23 Jan On the Control of Anger (PLUTARCH)
But we should, as Panaetius also has somewhere remarked, make use of the precept of Anaxagoras, and just as he, at the death of his son, said, “I knew that I had begotten a mortal”; so on each occasion we should remark with reference to the faults which exasperate us: “I knew that I had not bought a philosopher for a slave,” “I knew that the friend I had made was not incapable of error,” “I knew that my wife was a woman.” And if we keep repeating to ourselves Plato’s question, “Can it be that I am like that?” and turn our reason inward instead of to external things, and substitute caution for censoriousness, we shall no longer make much use of “righteous indignation” toward others when we observe that we ourselves stand in need of much indulgence. But as it is, everyone of us, when we are angry and inflicting punishment, brings out the injunctions of an Aristeides or a Cato: “Do not steal!” “Do not lie!” “Why are you so lazy?”; and — what is most disgraceful of all — while angry we chide others for being angry and punish by rage faults which have been committed in a rage, not like physicians, who “With bitter drugs can purge the bitter bile”; but rather make more intense the malady and aggravate it. Whenever, therefore, I have become engaged in these reflections, at the same time I try to do away with some part of my inquisitiveness. For to search out with great precision and detect and drag into the light every little concern of a slave, every action of a friend, every pastime of a son, every whisper of a wife, produces frequent, or rather continual and daily, fits of anger, of which the sum total is a morose and intractable disposition. It may be, as Euripides says, that God “Will intervene in matters grown too great”, But small things he lets pass and leaves to Fate; but I am of the opinion that a man of sense should commit nothing to Fate, nor overlook anything at all, but should trust and use for some things his wife, for others servants, for others friends, Bas a ruler makes use of overseers and accountants and administrators, but himself keeps under his own control the most important and weighty matters by the use of reason. For as small writing strains the eyes, so do trifling matters, by causing a greater strain, prick and stir up anger,129 which become a bad habit that affects more important matters.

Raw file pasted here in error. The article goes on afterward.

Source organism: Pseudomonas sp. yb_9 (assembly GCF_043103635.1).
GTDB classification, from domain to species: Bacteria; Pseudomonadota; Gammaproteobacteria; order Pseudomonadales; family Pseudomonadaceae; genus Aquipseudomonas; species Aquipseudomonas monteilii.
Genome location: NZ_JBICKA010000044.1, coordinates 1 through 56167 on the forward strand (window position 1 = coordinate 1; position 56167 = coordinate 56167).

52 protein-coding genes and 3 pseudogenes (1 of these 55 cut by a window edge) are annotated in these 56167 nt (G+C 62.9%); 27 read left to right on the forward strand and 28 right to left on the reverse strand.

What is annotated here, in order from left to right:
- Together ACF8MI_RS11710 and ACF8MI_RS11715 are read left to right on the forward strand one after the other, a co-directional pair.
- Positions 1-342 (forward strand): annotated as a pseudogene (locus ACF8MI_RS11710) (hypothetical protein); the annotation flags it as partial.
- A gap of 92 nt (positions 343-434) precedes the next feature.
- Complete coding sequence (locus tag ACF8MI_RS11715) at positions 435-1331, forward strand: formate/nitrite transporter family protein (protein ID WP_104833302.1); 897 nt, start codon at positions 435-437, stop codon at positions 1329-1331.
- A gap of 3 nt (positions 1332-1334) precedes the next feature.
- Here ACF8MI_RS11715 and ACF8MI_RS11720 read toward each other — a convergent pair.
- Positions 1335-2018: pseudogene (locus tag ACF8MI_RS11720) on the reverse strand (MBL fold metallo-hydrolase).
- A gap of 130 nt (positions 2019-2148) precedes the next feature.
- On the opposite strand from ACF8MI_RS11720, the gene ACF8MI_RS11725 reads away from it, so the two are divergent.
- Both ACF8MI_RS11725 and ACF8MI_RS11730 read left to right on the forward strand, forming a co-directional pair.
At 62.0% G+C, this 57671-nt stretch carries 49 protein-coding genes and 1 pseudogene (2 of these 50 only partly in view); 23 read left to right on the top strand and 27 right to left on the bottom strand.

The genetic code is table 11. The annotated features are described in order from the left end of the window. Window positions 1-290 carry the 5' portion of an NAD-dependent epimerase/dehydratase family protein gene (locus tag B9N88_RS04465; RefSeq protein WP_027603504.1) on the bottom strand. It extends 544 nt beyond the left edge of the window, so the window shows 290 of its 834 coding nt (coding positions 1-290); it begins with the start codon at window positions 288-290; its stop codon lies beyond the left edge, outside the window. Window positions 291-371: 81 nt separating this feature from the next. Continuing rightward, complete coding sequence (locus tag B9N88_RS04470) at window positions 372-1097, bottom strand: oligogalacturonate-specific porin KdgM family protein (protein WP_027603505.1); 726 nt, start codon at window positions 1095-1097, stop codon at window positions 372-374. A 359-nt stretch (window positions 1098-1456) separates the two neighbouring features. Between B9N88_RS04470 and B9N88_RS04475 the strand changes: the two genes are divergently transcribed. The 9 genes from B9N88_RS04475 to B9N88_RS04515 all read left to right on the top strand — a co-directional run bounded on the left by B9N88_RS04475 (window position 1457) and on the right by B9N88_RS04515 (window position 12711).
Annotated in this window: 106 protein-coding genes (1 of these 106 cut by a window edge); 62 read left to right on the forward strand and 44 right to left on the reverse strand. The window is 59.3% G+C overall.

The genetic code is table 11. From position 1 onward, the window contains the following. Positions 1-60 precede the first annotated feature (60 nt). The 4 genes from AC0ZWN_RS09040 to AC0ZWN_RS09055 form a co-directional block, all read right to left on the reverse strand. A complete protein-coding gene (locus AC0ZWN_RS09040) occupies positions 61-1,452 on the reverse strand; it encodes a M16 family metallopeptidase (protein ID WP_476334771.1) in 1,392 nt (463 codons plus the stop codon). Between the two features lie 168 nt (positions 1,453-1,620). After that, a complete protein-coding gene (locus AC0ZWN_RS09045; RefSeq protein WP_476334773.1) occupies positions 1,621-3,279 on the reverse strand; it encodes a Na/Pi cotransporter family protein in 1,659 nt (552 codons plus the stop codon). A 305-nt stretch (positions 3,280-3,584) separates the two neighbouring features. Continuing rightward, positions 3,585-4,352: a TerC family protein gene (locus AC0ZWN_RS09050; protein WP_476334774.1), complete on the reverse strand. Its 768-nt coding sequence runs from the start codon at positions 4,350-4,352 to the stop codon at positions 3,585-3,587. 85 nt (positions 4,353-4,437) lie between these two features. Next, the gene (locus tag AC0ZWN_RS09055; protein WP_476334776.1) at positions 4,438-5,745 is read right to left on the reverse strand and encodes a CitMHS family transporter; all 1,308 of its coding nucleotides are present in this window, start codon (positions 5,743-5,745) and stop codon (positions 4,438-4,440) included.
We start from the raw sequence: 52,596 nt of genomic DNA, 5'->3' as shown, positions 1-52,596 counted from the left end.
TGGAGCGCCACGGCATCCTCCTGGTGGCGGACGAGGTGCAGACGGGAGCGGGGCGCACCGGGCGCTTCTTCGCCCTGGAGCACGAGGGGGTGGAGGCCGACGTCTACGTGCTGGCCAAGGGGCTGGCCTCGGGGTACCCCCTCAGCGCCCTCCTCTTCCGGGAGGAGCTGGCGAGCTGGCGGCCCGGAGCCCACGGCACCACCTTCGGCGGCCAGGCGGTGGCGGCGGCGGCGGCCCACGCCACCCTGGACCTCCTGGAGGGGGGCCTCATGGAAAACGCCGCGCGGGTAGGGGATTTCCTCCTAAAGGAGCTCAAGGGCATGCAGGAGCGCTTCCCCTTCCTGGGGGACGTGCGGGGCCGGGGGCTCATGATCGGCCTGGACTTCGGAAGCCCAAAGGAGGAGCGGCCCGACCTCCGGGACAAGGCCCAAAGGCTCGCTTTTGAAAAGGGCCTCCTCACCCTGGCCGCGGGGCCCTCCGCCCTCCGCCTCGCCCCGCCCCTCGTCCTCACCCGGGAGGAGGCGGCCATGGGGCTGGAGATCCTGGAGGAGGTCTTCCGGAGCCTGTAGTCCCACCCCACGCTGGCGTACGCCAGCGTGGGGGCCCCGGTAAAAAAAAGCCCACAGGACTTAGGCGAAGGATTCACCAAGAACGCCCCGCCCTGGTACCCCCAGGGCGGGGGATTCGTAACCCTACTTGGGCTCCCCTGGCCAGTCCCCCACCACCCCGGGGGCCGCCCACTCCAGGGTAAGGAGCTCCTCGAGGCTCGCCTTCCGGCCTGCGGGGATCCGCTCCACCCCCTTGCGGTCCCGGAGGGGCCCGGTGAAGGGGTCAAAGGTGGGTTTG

Accordingly, in addition to all these considerations, I have been wont to regard as great and divine that saying of Empedocles, “Fast from evil”.